10 Fascinating Facts About Ducks

At an altitude of 21,000 feet, a Mallard was once hit by a jet plane in Nevada.

Ducks are a common sight, often seen in family groups at local parks. They may not be exotic but are biologically fascinating.

Most people wonder whether a duck’s quack echoes or not, but there are many more unique qualities that make them interesting. How much do we really know about ducks?

Here are some underrated facts about these birds.

Duck Feet Don’t Feel Cold

Ducks can waddle in the snow or swim in cold water without any discomfort because their feet have no nerves or blood vessels.

While their feathers keep their bodies warm, they don’t need anything to protect their feet from the cold.

Duck Quacks Echo

Although it can be difficult to hear due to the tone of the quack, duck quacks do echo. The sound fades in and out, making it hard to distinguish between the original quack and the echo.

Ducks Eat Rocks

Ducks eat gravel, small stones, or sand, which they store in their gizzards and use to help break down their food.

It’s an unusual way to aid digestion, but it works!

Ducks Have Three Eyelids

Ducks have excellent vision and a field of vision of almost 340 degrees because their eyes are on the sides of their heads.

They can see objects near and far simultaneously due to the shape of their eyes. Furthermore, ducks can see in color!

Check out this infographic on how animals view the world.

Ducks Have Different Names

Drakes are male ducks, hens are female ducks, and ducklings are baby ducks. But all ducks, regardless of their name, are adorable!

The Fastest Duck is a Red-breasted Merganser

While being pursued by a plane, a Red-breasted Merganser was once recorded flying at over 100 miles per hour, breaking the original record set by a Canvasback duck flying at 72 mph.

Ducks Can Fly as High as Airplanes

Ducks typically migrate between 200 and 4,000 feet in the air, but they can reach much higher altitudes.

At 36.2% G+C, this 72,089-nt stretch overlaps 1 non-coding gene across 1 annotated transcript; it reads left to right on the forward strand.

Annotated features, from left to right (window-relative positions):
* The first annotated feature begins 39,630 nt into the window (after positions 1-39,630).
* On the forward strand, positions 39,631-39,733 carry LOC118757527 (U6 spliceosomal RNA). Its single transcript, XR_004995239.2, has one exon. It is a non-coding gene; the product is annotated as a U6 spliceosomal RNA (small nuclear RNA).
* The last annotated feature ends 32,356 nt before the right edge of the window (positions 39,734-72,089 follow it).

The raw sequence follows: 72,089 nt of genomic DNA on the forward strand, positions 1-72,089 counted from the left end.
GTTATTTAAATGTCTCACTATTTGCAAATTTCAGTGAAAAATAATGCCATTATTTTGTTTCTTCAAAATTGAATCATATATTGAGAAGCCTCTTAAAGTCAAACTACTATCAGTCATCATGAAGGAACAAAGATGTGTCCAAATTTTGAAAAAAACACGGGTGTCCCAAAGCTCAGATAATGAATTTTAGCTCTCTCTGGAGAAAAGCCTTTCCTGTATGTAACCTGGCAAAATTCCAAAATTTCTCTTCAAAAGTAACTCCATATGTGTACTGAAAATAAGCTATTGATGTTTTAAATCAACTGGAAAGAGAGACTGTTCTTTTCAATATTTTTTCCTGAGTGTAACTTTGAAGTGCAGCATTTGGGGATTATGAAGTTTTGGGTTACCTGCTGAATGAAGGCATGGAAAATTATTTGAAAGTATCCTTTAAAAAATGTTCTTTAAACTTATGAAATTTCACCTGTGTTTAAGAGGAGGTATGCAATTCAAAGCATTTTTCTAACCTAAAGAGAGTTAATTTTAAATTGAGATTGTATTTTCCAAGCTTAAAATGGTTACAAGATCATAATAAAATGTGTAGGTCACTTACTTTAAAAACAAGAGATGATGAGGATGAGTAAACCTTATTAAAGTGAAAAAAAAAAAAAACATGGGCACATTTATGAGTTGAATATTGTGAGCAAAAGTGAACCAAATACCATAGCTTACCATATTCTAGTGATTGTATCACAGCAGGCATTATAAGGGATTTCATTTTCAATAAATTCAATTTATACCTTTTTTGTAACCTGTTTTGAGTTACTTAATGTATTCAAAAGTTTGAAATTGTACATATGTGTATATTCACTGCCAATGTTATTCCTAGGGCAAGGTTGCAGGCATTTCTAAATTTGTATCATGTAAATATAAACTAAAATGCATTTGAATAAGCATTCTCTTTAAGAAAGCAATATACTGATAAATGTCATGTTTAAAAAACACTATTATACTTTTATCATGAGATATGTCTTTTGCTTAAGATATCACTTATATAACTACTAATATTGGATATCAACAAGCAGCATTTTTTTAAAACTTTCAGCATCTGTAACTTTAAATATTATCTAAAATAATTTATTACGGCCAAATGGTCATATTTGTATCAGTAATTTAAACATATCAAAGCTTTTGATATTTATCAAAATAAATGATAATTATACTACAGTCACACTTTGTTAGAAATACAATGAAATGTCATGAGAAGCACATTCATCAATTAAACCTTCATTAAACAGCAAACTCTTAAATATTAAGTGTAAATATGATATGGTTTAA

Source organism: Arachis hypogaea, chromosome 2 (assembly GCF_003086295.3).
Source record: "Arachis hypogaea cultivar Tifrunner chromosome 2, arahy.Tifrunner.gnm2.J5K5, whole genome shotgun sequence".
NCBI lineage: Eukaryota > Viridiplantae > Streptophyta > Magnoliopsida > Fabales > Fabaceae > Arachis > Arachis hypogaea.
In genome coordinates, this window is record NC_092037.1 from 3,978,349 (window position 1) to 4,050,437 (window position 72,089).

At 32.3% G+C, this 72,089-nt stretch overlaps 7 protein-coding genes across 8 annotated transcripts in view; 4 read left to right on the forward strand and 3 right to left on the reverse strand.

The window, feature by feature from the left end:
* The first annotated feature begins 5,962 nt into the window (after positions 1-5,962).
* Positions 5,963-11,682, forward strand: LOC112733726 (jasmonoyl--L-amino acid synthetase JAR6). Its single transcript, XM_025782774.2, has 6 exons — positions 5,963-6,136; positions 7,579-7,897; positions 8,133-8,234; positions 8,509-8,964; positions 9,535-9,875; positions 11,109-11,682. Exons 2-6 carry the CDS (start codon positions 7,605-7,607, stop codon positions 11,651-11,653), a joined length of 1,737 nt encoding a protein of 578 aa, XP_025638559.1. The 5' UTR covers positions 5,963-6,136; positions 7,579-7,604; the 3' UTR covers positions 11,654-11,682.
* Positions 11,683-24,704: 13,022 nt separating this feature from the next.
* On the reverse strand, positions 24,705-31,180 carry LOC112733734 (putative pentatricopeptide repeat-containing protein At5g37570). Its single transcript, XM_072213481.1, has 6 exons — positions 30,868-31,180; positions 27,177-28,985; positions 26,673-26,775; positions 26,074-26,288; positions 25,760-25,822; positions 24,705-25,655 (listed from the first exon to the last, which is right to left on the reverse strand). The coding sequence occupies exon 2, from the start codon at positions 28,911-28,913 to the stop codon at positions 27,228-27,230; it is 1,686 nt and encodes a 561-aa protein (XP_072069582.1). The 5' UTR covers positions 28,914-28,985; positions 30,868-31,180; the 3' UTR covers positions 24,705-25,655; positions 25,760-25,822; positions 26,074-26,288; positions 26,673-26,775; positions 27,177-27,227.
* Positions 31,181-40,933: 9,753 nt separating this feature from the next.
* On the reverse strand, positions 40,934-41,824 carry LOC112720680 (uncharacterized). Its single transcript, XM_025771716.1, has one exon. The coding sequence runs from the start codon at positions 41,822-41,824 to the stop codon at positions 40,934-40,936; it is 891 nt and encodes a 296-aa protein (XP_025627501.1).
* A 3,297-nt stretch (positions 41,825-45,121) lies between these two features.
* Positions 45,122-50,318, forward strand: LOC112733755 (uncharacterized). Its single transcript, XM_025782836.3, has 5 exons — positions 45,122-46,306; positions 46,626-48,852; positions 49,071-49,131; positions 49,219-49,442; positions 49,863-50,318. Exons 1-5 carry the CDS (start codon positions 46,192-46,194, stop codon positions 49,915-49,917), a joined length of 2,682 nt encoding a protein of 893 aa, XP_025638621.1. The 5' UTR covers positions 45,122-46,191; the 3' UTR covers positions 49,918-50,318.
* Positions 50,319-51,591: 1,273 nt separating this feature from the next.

At a height of 21,000 feet, a Mallard duck was hit by a jet plane flying over Nevada, marking the highest recorded flight of any duck. Mallard ducks are difficult to approach due to their alertness, even while sleeping. When sleeping in groups, some ducks act as guards with one eye open to control which side of their brain stays awake. Ducklings mature quickly and become independent shortly after hatching. They are born with their eyes open and down feathers to keep warm. Preening is how ducks groom themselves, removing dust, dirt, and parasites. They spread waterproof waxy oil across their feathers while preening. These interesting duck facts show that these water birds are more fascinating than we may have thought. Share your favorite duck facts with a friend!


1. How long do ducks live?

Ducks can live anywhere from 2-12 years depending on the species and their environment. Wild ducks tend to have shorter lifespans due to predators and other dangers, while domestic ducks can live longer with proper care and nutrition.

2. Do all ducks fly?

Yes, all ducks are capable of flight. However, some species of ducks are better flyers than others. Ducks use their wings to fly, swim, and balance on land.

3. What do ducks eat?

Ducks are omnivores and eat a variety of foods including insects, small fish, plants, and grains. Domestic ducks also eat commercial feed. It’s important to provide ducks with a balanced diet to keep them healthy.

4. How do ducks keep themselves warm in cold weather?

Ducks have a special oil on their feathers that helps to repel water and keep them dry. This oil also acts as an insulator, keeping ducks warm in cold weather. Additionally, ducks will fluff up their feathers to create air pockets that trap heat close to their bodies.

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